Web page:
The Well-Tempered Ear

Classical music review: New CD set marks Mexico’s bicentennial, and is a stand-out anthology of unjustly neglected music

September 16, 2010
5 Comments

By Jacob Stockinger

Classical music fans know that 2010 is a Chopin Year and a Schumann Year – both great composers were born in 1810.

But this year — specifically, this week — is also a celebration of the bicentennial of free and independent Mexico.

Here is a link to a great backgrounder piece that aired Wednesday on National Public Radio:

http://www.npr.org/templates/story/story.php?storyId=129830316

And although Mexico is far better known for its folk music, classical music has loomed large in its history. Indeed, there were even Mexican and Spanish composers of the Baroque era.

Now Sony Classical has marked the occasion with a specially priced ($24) 2-CD set called “My Mexican Soul” (Mi Alma Mexicana).


Here is a link to the CD’s website:

http://www.sonymasterworks.eu/alondra/dpp/index.html

It features classical music by Mexican composers performed by the Philharmonic Orchestra of the Americas under the young Mexican conductor Alondra de la Parra (below), who founded the orchestra she is director of and who is making her debut on Sony with this album.


She has garnered critical praise, including form the New York Times.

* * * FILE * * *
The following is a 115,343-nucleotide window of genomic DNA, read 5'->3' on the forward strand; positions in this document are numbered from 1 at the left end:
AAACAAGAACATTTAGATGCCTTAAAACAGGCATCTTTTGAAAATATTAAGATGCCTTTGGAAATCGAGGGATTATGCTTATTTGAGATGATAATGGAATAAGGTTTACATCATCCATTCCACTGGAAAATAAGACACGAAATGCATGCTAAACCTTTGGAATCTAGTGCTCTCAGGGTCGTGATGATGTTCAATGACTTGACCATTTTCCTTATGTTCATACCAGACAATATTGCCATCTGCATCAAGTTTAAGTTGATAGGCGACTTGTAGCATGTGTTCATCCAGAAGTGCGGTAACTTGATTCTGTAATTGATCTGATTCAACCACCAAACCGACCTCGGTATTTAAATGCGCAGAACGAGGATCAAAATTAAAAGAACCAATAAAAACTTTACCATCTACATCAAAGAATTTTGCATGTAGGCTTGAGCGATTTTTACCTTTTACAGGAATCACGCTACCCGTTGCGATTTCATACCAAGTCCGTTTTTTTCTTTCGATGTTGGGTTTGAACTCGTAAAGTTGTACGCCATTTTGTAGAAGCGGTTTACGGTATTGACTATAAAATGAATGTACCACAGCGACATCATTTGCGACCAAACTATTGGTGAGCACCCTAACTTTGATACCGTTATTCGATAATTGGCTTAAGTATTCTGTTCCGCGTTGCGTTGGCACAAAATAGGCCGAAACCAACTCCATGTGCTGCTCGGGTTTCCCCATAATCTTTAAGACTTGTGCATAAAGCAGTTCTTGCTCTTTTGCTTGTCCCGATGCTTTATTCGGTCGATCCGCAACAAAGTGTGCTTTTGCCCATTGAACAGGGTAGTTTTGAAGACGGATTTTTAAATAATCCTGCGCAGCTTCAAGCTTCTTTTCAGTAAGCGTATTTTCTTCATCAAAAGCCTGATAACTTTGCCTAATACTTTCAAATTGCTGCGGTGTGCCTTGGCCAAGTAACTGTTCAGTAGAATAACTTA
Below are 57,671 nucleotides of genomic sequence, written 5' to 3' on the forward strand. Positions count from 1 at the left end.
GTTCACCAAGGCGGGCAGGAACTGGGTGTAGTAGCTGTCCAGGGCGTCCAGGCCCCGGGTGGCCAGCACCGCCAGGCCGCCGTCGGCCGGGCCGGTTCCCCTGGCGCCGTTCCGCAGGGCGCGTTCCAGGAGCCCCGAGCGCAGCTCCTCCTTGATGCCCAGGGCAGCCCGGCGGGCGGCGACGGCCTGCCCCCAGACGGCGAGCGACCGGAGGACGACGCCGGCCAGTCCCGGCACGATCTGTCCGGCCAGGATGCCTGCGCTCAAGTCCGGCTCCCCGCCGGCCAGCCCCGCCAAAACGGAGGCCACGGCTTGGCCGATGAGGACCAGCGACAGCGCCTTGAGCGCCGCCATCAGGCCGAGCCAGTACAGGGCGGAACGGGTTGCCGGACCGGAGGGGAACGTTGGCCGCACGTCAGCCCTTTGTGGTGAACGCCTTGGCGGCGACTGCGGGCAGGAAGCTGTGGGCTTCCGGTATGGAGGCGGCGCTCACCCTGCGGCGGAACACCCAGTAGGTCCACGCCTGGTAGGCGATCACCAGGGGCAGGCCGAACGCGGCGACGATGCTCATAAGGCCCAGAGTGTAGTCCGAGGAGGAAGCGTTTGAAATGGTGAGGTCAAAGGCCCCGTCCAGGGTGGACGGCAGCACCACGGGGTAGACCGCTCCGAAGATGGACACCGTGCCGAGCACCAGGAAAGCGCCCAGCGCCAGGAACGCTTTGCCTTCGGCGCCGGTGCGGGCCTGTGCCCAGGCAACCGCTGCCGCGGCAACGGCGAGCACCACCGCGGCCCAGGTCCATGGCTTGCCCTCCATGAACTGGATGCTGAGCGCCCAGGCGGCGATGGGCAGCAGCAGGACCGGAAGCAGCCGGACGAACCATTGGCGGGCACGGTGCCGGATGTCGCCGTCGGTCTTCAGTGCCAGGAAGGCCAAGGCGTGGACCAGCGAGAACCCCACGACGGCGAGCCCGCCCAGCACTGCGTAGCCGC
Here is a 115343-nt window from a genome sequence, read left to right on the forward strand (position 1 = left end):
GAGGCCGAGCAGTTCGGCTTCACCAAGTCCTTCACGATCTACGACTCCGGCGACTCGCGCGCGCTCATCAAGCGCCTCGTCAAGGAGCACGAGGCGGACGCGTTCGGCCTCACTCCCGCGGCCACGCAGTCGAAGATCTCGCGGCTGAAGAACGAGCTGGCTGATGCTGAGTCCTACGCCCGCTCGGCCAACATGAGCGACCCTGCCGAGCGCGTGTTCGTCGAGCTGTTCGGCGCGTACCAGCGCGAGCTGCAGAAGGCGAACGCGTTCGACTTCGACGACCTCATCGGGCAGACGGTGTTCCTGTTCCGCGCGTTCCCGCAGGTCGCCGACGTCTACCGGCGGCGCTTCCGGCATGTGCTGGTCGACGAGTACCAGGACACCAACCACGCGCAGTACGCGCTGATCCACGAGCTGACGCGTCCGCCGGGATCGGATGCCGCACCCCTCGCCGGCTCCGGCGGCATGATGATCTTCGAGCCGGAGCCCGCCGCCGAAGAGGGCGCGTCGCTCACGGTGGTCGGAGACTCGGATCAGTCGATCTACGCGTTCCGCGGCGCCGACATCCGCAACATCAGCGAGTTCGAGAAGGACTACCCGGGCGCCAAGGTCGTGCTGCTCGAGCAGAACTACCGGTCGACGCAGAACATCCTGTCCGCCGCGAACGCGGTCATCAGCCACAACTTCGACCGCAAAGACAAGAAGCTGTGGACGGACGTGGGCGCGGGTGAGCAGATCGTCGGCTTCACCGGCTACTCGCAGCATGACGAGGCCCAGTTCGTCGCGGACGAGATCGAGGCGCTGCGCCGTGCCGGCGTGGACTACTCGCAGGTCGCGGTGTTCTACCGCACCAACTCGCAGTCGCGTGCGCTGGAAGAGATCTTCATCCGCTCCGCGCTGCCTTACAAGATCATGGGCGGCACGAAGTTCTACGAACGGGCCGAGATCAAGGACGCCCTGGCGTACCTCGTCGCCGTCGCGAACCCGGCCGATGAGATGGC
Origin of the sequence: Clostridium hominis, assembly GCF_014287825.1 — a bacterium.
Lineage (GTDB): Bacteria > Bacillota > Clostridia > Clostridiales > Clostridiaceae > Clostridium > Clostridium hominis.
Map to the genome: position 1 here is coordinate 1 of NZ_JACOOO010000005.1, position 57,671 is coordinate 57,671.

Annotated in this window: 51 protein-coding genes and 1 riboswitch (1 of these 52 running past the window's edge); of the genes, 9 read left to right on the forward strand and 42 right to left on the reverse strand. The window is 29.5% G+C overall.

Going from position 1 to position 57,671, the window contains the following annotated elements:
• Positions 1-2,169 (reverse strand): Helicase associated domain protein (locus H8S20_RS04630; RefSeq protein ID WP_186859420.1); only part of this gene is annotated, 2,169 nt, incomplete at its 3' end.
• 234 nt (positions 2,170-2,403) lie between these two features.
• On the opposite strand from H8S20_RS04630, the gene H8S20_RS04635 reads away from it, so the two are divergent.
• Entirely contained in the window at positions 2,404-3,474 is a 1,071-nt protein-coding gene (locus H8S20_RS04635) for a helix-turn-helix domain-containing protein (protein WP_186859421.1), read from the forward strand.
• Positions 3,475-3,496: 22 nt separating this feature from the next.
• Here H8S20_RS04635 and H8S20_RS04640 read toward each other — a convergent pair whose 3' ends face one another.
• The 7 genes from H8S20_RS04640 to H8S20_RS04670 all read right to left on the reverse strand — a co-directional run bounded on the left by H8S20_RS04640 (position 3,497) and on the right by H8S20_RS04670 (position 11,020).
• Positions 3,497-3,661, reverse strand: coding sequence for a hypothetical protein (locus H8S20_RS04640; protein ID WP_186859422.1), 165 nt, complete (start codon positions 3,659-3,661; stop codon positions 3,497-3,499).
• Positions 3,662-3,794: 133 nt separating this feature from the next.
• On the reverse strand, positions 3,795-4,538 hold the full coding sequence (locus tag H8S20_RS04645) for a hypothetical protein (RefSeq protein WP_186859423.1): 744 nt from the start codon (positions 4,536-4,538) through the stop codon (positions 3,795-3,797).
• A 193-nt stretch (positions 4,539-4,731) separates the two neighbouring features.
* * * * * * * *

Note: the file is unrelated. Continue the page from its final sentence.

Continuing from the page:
Here is a link too her discussing the new CD:

A woman Mexican conductor? Maybe northern attitudes about Latin machismo need some revising.

The wide variety of music runs from 1884 to 2006, with an emphasis on the 20th century.

A couple of names – Manuel Ponce and Carlos Chavez – are familiar to North American and even worldwide listeners. But most composers’ names – Moncayo, Campa, Huizar, Roasas, Ibarra, Toussaint, Lavista, Chapela and others – are not are not well-known this side of The Border or elsewhere.

Maybe they aren’t even that well-known in Mexico, for all the Ear knows.

Included are two world premieres and wide variety of genres including a piano concerto, work for violin and orchestra, and a work for guitar and orchestra.

In my sampling of the CDs, I have founded the music extremely listenable and accessible, often sounding like Aaron Copland’s music and often incorporating elements of jazz or popular music, much as Ravel did. The moods range from the serious and dark to the pensive and lyrical, to the festive and celebratory.

In short, this is an enjoyable recording and stands out as a unique in a field where so much repertoire is constantly repeated and re-recorded. Some symphony orchestras would be wise to look to these works to include in their subscription series. It’s good music and might even draw some new Hispanic listeners to the concert hall.

Sony has done a real service. This is an impressive and educational recording, one that is long overdue as we work to better relations with Mexico, which deserves to be known for more than tourist resorts, drug violence and tales of Spanish conquest.

We know more about Mexican painters – Diego Rivera, Frieda Kahlo, Jose Luis Orozco – than we do about its music. But as this set makes clear, there is no longer an excuse for our ignorance.

So, you don’t have to give up mariachi bands. But why not celebrate Mexico with classical music?

If you do, “My Mexican Soul” is the place to start.

Finally, Alondra de la Parra doesn’t do just Mexico. Here she is conducting Tchaikovsky:

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